Sightings: Visitors and staff have reported eerie music, laughter, and shouts echoing through the building as well as ghosts of cowboys and prostitutes. Some have reported they could still smell odors of cigars and whiskey.
Anyone Famous?: Curly Bill Broncius is most likely since he was killed there. And it’s said there were 26 male ghosts at the place.
Open to Tourists?: Yes. Opened year round from 8:00 a.m. until dusk.
Other Haunts: Boot Hill, Copper Queen Hotel, Gadsden Hotel, Monte Vista Hotel, Vulture Mine, NAU’s Morton Hall, Arizona State Prison Complex, Oliver House, Thornton Road Domes, Jerome Grand Hotel, Casey Moore’s Oyster House, Hotel San Carlos, Hermosa Inn, Hotel Congress, Canyon de Chelly, Fox Theatre, Pointe Hilton Tapatio Cliffs Resort, Crowne Plaza San Marcos, Hannagan Meadow Lodge, Hotel St. Michael, Pioneer Hotel, Connor Hotel, Sonoita Inn, El Tovar Hotel, San Xavier del Bac, Bisbee Courthouse, The Weatherford Hotel
Most Haunted Place: The Crescent Hotel and Spa in Eureka Springs
History: Opened in 1886 as a year-round resort hotel for rich people. It had its own in-house orchestra and hosted a lot of dance parties. It also held picnics, hiking, streetcar rides, and popular Tally-ho rides to Sanitarium Lake or some other attraction. Cost was $294,000. From 1908-1934, it was a college for rich girls. And between 1937 and 1940, it was operated as Baker’s Cancer Curing Hospital when it was owned by purple enthusiast, inventor, radio personality, and quack Norman G. Baker. He was later put in prison. In 1967, it was nearly burned to the ground. In 1997, its owner Marty Roenigk died in a car accident. His widow still owns the hotel to this day.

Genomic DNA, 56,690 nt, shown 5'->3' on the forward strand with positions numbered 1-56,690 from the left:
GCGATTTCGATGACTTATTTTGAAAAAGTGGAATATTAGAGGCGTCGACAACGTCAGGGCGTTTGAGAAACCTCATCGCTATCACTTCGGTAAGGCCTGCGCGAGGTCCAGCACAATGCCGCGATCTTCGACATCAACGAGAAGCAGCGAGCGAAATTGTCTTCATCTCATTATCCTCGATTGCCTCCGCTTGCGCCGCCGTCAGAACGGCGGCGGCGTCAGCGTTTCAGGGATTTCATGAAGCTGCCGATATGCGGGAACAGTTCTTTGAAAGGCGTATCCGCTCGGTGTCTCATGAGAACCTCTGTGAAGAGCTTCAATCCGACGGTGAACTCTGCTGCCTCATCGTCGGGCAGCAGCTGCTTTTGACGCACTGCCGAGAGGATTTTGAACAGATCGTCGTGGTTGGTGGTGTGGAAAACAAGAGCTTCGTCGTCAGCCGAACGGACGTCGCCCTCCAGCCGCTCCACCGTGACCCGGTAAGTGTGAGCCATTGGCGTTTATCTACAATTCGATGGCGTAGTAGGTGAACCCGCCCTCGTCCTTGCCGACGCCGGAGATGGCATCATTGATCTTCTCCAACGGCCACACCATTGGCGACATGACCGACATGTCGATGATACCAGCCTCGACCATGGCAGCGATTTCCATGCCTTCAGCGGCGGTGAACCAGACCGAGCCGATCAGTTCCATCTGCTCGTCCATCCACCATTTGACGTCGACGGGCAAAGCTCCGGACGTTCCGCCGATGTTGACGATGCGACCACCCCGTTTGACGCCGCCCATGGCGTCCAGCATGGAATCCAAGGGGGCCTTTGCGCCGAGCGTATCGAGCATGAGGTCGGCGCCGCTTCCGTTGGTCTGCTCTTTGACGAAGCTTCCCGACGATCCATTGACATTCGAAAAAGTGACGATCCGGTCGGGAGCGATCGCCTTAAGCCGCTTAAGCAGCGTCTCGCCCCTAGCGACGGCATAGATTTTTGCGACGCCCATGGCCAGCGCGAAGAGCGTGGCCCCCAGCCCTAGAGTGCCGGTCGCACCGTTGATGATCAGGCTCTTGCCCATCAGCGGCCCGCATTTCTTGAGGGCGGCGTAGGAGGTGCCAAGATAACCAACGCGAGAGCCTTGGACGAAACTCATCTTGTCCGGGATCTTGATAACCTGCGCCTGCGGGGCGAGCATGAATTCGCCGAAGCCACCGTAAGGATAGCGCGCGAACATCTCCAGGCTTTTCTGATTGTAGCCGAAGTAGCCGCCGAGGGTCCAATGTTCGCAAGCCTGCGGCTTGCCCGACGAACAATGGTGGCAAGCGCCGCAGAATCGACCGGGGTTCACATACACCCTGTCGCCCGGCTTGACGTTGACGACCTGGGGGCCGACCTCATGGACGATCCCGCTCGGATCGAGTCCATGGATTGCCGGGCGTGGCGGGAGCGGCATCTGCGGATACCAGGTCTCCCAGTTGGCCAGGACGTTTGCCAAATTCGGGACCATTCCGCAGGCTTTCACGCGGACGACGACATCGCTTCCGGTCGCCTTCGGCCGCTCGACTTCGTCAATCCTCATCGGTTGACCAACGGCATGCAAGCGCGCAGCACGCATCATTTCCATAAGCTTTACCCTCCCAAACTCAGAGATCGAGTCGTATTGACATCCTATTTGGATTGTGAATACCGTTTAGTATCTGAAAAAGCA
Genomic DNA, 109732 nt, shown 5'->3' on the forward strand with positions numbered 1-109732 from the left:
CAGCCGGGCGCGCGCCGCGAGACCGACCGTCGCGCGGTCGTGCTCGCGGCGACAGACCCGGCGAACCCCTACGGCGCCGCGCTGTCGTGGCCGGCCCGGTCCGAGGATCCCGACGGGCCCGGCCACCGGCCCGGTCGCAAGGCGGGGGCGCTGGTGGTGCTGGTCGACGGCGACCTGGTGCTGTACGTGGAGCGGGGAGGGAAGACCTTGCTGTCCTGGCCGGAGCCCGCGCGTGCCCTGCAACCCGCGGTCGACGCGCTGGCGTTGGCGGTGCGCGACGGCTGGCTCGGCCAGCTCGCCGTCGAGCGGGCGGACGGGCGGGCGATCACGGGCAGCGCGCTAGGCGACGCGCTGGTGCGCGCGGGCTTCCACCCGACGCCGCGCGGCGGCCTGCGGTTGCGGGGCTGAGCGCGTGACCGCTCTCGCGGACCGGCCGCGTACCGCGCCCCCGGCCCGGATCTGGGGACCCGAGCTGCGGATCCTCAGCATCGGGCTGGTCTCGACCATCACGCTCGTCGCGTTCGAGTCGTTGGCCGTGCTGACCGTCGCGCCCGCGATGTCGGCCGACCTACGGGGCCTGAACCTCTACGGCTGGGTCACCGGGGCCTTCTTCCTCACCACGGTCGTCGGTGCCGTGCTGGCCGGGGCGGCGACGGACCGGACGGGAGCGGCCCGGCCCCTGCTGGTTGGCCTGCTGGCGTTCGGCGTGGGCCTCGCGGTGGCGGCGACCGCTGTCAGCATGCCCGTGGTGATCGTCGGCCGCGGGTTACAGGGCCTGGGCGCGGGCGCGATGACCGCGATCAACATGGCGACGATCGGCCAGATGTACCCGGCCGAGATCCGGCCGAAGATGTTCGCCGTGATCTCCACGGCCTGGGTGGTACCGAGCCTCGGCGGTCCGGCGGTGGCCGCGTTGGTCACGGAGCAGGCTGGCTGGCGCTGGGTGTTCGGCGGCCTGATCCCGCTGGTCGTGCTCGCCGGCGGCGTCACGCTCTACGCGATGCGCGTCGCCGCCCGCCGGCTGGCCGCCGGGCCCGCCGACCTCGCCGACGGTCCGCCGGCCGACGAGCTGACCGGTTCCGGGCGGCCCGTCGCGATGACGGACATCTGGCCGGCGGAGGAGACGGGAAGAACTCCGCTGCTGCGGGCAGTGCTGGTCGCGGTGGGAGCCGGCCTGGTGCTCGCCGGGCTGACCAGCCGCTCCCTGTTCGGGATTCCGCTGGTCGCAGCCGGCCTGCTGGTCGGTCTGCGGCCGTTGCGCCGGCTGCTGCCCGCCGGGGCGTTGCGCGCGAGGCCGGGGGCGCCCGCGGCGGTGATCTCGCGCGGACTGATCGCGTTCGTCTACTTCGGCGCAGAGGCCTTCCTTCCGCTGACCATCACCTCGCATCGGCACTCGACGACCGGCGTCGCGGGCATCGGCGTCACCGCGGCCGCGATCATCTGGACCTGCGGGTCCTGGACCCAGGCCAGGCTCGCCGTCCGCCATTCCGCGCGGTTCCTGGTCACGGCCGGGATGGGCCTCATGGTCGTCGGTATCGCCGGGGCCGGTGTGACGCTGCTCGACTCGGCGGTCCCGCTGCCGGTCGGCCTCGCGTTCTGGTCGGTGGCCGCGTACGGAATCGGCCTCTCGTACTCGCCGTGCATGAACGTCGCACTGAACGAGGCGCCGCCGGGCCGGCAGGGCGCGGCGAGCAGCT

Present Use: It’s still operating as a hotel, but it’s open to everyone willing to pay.
Sightings: Seen as the most haunted hotel in America. It’s said to be haunted by several spirits including a young woman who died falling from the roof, a nurse pushing a gurney, a staff doctor, a stonemason who slipped off the roof, a cancer victim, as well as several former guests and owners.
Anyone Famous?: Well, it’s none other than owner Norman G. Baker. A millionaire entrepreneur, radio broadcaster, and inventor who secured fame as well as state and federal prison terms by promoting a supposed cure for cancer in the 1930s. Created the Tangley calliaphone, which is an air blown musical instrument. Owned a radio station in Iowa and Mexico. He’s probably the white haired one with hypnotic eyes wearing a white suit, lavender tie, and purple shirt. Said to drive an orchid color car and desecrate the Crescent Hotel’s walls with his favorite colors. Also known to be one of the most ruthless quacks in American history as well as a precursor to the radio “shock jock.” Hollywood needs to make a movie about this guy.